I read in some article that M1A3 will have both auto-loader and loader mainly for controlling robots. It was only one of variants, or another tank? Maybe this one (on the picture) is completely new, while the other is just an upgrade of Abrams. But this chassis on the picture looks like from Abrams.

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6 minutes ago, VPZ said:

 

I read in some article that M1A3 will have both auto-loader and loader mainly for controlling robots. It was only one of variants, or another tank? Mayby this one is completely new, while that just an upgrade of Abrams. But this chassis on the picture looks like from Abrams.

As far as i know "M1A3" is not planned. But whatever, if this new concept operates they way i think (crew in turret basket, under the ring, etc, etc.), they will have to make some changes to the hull anyways. Although it's a good idea if you want to recycle existing tanks to save money. For example, by replacing the suspension with the in-arm hydro designs they are testing on the bradley, they could free enough space so that gunner and TC can sit in the same way as the driver.

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How about ammo stowage of that concept? It looks to have a relatively small rear portion of the turret which seems to be occupied on top by the APS, wind sensor etc. (no blow-off panels anymore?). It doesn't look like it could take a large portion of ammo anyway but if the TC and gunner sit at the bottom of the basket there is no space for any other autoloader option. 

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33 minutes ago, Beer said:

How about ammo stowage of that concept? It looks to have a relatively small rear portion of the turret which seems to be occupied on top by the APS, wind sensor etc. (no blow-off panels anymore?). It doesn't look like it could take a large portion of ammo anyway but if the TC and gunner sit at the bottom of the basket there is no space for any other autoloader option. 

 

probably a TTB style autoloader in the basket

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1 hour ago, Ramlaen said:

 

probably a TTB style autoloader in the basket

Unlikely, such a carrousel type doesn´t leave space for the crew in the turret. Both TTB and XM1202 had the crew encapsulated forward in the hull. The difference between those 2 is that the latter was modified to, presumably, provide a "corridor" so that 1 crewman could access the weapons compartment for emergency servicing of the gun from the forward crew capsule.

 

Abrams TTB:

TTB%2BTurret.jpg

 

XM1202

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8 minutes ago, alanch90 said:

Unlikely, such a carrousel type doesn´t leave space for the crew in the turret. Both TTB and XM1202 had the crew encapsulated forward in the hull. The difference between those 2 is that the latter was modified to, presumably, provide a "corridor" so that 1 crewman could access the weapons compartment for emergency servicing of the gun from the forward crew capsule.

 

The turret as depicted doesn't leave much room for ammunition in the bustle either.

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   Maybe it is somewhat similar to one of Kharkovite creations in 80s, with half of space under turret dedicated to autoloader, and other half for 2 crew members placed in 2 line.

   490A layout:

img006.jpg

 

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8 minutes ago, Ramlaen said:

 

The turret as depicted doesn't leave much room for ammunition in the bustle either.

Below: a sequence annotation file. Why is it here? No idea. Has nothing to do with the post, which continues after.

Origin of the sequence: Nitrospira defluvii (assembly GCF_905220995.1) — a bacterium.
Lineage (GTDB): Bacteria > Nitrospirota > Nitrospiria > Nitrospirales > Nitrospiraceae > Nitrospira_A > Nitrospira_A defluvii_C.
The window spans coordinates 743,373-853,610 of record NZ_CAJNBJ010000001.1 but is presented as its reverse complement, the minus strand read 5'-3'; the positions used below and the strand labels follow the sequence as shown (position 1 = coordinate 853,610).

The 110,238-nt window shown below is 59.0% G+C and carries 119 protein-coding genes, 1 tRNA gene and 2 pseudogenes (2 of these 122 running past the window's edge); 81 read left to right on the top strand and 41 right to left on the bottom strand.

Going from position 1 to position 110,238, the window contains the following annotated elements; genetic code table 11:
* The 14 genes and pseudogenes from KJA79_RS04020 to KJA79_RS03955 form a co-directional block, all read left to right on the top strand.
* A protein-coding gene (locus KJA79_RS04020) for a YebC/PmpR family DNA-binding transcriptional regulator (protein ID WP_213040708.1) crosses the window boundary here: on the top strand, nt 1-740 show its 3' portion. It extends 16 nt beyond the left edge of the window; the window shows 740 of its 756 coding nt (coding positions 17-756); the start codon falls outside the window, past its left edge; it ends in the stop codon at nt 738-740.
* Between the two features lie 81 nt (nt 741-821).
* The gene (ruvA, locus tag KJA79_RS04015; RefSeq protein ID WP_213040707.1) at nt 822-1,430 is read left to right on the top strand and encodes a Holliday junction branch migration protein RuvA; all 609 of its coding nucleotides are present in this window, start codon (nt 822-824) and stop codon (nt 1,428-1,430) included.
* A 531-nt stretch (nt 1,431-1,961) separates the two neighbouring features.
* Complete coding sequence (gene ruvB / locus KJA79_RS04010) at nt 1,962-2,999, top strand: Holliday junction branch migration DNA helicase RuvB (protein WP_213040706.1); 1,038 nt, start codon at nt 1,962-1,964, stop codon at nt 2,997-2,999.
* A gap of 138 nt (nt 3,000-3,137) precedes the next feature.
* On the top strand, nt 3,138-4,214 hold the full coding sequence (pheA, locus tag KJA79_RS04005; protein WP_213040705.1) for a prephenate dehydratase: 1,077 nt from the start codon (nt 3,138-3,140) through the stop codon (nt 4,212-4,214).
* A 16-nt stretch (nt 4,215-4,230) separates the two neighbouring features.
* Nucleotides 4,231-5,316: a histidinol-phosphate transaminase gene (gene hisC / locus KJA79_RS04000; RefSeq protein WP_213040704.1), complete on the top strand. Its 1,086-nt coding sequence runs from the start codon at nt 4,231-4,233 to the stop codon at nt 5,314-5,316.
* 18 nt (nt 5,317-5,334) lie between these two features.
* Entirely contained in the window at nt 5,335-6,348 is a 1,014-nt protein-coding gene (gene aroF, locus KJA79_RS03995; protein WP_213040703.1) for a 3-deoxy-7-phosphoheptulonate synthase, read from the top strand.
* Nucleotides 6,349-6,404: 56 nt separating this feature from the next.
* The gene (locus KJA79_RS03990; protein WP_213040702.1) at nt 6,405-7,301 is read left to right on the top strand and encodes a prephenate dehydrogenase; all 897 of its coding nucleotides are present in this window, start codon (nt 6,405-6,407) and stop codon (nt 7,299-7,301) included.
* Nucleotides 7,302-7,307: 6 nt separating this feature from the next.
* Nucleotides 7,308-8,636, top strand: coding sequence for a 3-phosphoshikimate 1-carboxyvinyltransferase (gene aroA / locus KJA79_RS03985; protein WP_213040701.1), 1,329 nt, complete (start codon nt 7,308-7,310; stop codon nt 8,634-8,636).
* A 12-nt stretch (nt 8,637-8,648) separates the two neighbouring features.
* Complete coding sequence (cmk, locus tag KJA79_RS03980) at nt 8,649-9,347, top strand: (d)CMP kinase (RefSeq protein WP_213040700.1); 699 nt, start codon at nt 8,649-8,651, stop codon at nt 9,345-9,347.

True. Although we can't get a good look on the actual projected bustle size either. My bet is that you could easily fit 22 or more rounds back there, i think that was the exact capacity of an old Meggitt designed mechanized bustle ammo rack. The rest of the needed ammo might be in another compartment inside the hull. For example if they managed to make an engine that was shorter (ala Europowerpack), the freed up space could serve to store ammo. Actually such a solution would also be very good for 130mm rounds (stored perpendicularly).

 

Jon Hawkes on Twitter: "6/ MTU's MT883-based EuroPowerPack has 10 ...

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5 hours ago, Beer said:

How about ammo stowage of that concept? It looks to have a relatively small rear portion of the turret which seems to be occupied on top by the APS, wind sensor etc. (no blow-off panels anymore?). It doesn't look like it could take a large portion of ammo anyway but if the TC and gunner sit at the bottom of the basket there is no space for any other autoloader option. 

 

2 hours ago, LoooSeR said:

   Maybe it is somewhat similar to one of Kharkovite creations in 80s, with half of space under turret dedicated to autoloader, and other half for 2 crew members placed in 2 line.

   490A layout:

img006.jpg

 

The M8 AGS has a similar design but for this concept it doesn't appear to be the same. If you look at the gun it appears to be sealed up like on the STRV 2000. The autoloader is probably behind the breech sealed up with the gun. http://imgur.com/gallery/znFrKzr

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On 8/5/2020 at 11:01 PM, Pascal said:

Very interesting book for me, as it quotes reports on Bradley ASTB (Advanced Survivability Test Bed) aka Col. Burton's Minimum Casualty Baseline Vehicle,

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which (reports) seem to be unclassified but still are unavailable on the internet.

 

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Spoiler

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On 8/6/2020 at 3:54 PM, skylancer-3441 said:

Very interesting book for me, as it quotes reports on Bradley ASTB (Advanced Survivability Test Bed)

 

If i remember right i found it after reading on soviet possible 'fixes' for fuel cells in crew compartment on btvt, one of which were quick-reaction fire suppression, so i started googling for fuel cells, survivability, quick-reaction etc. Thanks for your scans too!